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To Whom the Economic Justice Baton Is Passed

Wednesday, April 4, 2018

By Sidney Hargro

On April 4, 1968, fifty years ago today, a shot rang out toward the balcony of the Lorraine Motel in Memphis, Tennessee, cutting short the life but igniting the insurmountable legacy of Rev. Dr. Martin Luther King, Jr. On the eve of this tragedy, King gave his last and arguably most prophetic and chilling speech, “I’ve Been to the Mountaintop.” He was in town to support the Memphis Sanitation Workers strike, which he declared to be a major part of his new Poor People’s Campaign. After the passage of the Civil Rights Act of 1964, he had turned his attention to the next phase of work, addressing poverty across all races. King’s speech highlighted economic injustice against the backdrop of America’s founding documents of freedom and liberty. In approximately 43 minutes he spoke truth to power (fully aware of threats on his life) and transcended the Mason Temple pulpit to a metaphorical mountaintop overlooking a land of promise for all, then abruptly passed the baton.

Like Memphis, Philadelphia experiences high levels of poverty.  According to the Pew Charitable Trusts’ 2017 Study, Philadelphia’s Poor: Who they are, Where they live, and How that has changed, Philadelphia has the highest poverty among the nation’s 10 largest cities. Fifty years later, poverty still has a grip in America. Fifty years later, we still hold the baton of King’s legacy as people, as a City, as a Nation, and as grantmakers and social investors who seek solutions to the greatest challenges.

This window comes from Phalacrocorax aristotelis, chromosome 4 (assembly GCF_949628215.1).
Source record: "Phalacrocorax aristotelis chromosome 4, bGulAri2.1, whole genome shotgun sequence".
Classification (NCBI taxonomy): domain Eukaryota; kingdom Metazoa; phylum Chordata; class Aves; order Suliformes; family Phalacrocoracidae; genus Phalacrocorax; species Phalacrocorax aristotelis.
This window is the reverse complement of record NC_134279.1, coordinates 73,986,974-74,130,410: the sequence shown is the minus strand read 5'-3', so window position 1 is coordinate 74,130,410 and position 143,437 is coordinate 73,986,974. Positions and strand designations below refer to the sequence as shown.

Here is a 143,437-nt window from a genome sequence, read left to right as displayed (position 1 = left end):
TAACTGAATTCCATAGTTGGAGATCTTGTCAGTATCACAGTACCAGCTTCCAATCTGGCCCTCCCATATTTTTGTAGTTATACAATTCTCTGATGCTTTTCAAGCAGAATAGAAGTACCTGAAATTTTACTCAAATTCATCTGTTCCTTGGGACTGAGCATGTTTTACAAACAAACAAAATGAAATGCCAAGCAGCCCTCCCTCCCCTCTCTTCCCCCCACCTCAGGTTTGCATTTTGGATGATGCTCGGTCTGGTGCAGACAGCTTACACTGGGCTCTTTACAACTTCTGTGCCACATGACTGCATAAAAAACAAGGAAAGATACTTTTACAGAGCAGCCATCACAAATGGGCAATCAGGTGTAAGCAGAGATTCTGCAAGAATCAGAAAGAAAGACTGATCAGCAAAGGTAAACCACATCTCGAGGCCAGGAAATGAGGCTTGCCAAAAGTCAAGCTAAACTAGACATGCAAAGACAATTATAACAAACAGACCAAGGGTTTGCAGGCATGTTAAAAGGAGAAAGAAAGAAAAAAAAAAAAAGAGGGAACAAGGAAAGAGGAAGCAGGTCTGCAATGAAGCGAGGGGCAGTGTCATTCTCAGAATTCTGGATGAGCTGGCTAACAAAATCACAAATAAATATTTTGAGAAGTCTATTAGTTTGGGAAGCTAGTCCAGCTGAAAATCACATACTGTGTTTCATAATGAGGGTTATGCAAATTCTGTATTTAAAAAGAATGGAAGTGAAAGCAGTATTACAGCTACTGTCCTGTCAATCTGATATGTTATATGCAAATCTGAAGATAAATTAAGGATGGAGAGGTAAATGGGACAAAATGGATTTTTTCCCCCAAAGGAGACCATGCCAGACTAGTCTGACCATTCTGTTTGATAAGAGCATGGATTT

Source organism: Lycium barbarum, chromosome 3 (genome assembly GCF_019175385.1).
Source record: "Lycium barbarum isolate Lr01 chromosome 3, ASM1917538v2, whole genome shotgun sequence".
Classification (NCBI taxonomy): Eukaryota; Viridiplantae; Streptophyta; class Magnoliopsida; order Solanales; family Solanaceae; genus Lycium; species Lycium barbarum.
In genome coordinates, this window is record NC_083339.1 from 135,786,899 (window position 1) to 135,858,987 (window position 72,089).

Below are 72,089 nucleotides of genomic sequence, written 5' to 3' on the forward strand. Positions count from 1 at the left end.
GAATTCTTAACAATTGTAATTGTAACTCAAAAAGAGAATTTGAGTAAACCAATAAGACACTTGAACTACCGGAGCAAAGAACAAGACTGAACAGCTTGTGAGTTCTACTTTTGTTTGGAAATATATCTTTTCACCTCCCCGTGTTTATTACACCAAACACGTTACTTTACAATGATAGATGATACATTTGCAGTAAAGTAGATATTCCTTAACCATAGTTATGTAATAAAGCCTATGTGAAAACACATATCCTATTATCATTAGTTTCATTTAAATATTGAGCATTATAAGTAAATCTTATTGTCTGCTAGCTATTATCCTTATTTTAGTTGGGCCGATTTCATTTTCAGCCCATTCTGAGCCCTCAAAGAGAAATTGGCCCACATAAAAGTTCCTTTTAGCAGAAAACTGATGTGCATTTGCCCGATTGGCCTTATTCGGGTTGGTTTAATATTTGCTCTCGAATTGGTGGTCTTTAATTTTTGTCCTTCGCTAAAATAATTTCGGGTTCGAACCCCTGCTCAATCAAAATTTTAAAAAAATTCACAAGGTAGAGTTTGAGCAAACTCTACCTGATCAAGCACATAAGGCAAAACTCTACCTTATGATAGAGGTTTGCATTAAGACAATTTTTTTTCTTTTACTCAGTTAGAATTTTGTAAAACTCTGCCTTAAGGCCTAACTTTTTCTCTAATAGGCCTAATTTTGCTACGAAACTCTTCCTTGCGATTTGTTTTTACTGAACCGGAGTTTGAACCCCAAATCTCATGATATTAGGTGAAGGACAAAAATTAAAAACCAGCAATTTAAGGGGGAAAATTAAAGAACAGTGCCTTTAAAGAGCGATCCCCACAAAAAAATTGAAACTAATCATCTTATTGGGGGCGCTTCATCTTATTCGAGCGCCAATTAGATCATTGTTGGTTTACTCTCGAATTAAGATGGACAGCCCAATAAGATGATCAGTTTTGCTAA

Like the Samaritan parable retold in the Mountaintop speech, we cannot afford to be compassionate by proxy.  In other words, we can’t see a problem and assume that someone else will solve it. Against the norms of conventional philanthropy, foundations supported the Civil Rights Movement and the Poor People’s Campaign. Rather than just funding the need they asked the question, “How did it get this way in the first place?” This fostered a greater understanding of the systems of inequity and the opportunity of policy change.

We need a compassionate alliance that creatively targets both the need and the social change. We need an alliance of philanthropy, community, and the public and private sectors that asks the tough questions about poverty, economic mobility and justice, and the policies that exacerbate them. I am confident such an alliance can prevail. The baton has been passed, but it’s up to us to embrace the messy work of change that it calls for in times like these.

[Full Text of King’s Speech]


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